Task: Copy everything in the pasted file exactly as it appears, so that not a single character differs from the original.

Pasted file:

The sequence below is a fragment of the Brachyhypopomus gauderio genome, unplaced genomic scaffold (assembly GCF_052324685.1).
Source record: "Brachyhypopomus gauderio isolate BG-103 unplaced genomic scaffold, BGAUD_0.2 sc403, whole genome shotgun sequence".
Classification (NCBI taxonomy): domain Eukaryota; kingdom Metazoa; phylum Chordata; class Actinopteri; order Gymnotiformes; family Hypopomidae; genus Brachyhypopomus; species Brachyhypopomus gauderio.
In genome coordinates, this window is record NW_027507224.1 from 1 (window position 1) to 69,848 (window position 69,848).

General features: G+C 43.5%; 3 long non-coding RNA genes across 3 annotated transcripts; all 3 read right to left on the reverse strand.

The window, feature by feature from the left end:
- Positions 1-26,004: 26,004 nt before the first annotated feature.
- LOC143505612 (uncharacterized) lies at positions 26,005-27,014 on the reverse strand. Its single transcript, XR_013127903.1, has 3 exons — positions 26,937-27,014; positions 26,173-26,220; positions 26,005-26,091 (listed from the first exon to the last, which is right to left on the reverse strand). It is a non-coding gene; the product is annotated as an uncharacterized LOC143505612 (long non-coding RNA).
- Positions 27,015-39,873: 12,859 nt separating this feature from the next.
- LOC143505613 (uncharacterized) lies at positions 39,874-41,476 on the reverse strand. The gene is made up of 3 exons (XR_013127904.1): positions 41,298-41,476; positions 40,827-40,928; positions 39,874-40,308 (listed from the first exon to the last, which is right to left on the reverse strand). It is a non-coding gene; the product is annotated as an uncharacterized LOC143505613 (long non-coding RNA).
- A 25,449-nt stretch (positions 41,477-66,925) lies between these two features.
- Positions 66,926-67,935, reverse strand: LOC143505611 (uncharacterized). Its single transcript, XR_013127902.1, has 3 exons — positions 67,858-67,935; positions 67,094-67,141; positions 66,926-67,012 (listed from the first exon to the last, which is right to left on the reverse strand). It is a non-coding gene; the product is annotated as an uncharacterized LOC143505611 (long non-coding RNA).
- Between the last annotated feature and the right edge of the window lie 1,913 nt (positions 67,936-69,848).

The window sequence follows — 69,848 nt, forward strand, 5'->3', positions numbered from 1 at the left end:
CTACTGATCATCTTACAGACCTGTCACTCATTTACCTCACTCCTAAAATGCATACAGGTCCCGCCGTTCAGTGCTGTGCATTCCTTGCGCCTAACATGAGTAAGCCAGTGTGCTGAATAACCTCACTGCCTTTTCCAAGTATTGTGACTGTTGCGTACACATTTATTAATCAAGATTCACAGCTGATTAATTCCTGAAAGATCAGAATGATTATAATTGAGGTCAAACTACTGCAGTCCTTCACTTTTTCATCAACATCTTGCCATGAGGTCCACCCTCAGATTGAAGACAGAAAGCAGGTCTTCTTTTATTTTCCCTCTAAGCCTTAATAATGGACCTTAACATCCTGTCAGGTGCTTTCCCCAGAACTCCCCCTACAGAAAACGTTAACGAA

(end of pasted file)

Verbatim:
The sequence below is a fragment of the Brachyhypopomus gauderio genome, unplaced genomic scaffold (assembly GCF_052324685.1).
Source record: "Brachyhypopomus gauderio isolate BG-103 unplaced genomic scaffold, BGAUD_0.2 sc403, whole genome shotgun sequence".
Classification (NCBI taxonomy): domain Eukaryota; kingdom Metazoa; phylum Chordata; class Actinopteri; order Gymnotiformes; family Hypopomidae; genus Brachyhypopomus; species Brachyhypopomus gauderio.
In genome coordinates, this window is record NW_027507224.1 from 1 (window position 1) to 69,848 (window position 69,848).

General features: G+C 43.5%; 3 long non-coding RNA genes across 3 annotated transcripts; all 3 read right to left on the reverse strand.

The window, feature by feature from the left end:
- Positions 1-26,004: 26,004 nt before the first annotated feature.
- LOC143505612 (uncharacterized) lies at positions 26,005-27,014 on the reverse strand. Its single transcript, XR_013127903.1, has 3 exons — positions 26,937-27,014; positions 26,173-26,220; positions 26,005-26,091 (listed from the first exon to the last, which is right to left on the reverse strand). It is a non-coding gene; the product is annotated as an uncharacterized LOC143505612 (long non-coding RNA).
- Positions 27,015-39,873: 12,859 nt separating this feature from the next.
- LOC143505613 (uncharacterized) lies at positions 39,874-41,476 on the reverse strand. The gene is made up of 3 exons (XR_013127904.1): positions 41,298-41,476; positions 40,827-40,928; positions 39,874-40,308 (listed from the first exon to the last, which is right to left on the reverse strand). It is a non-coding gene; the product is annotated as an uncharacterized LOC143505613 (long non-coding RNA).
- A 25,449-nt stretch (positions 41,477-66,925) lies between these two features.
- Positions 66,926-67,935, reverse strand: LOC143505611 (uncharacterized). Its single transcript, XR_013127902.1, has 3 exons — positions 67,858-67,935; positions 67,094-67,141; positions 66,926-67,012 (listed from the first exon to the last, which is right to left on the reverse strand). It is a non-coding gene; the product is annotated as an uncharacterized LOC143505611 (long non-coding RNA).
- Between the last annotated feature and the right edge of the window lie 1,913 nt (positions 67,936-69,848).

The window sequence follows — 69,848 nt, forward strand, 5'->3', positions numbered from 1 at the left end:
CTACTGATCATCTTACAGACCTGTCACTCATTTACCTCACTCCTAAAATGCATACAGGTCCCGCCGTTCAGTGCTGTGCATTCCTTGCGCCTAACATGAGTAAGCCAGTGTGCTGAATAACCTCACTGCCTTTTCCAAGTATTGTGACTGTTGCGTACACATTTATTAATCAAGATTCACAGCTGATTAATTCCTGAAAGATCAGAATGATTATAATTGAGGTCAAACTACTGCAGTCCTTCACTTTTTCATCAACATCTTGCCATGAGGTCCACCCTCAGATTGAAGACAGAAAGCAGGTCTTCTTTTATTTTCCCTCTAAGCCTTAATAATGGACCTTAACATCCTGTCAGGTGCTTTCCCCAGAACTCCCCCTACAGAAAACGTTAACGAA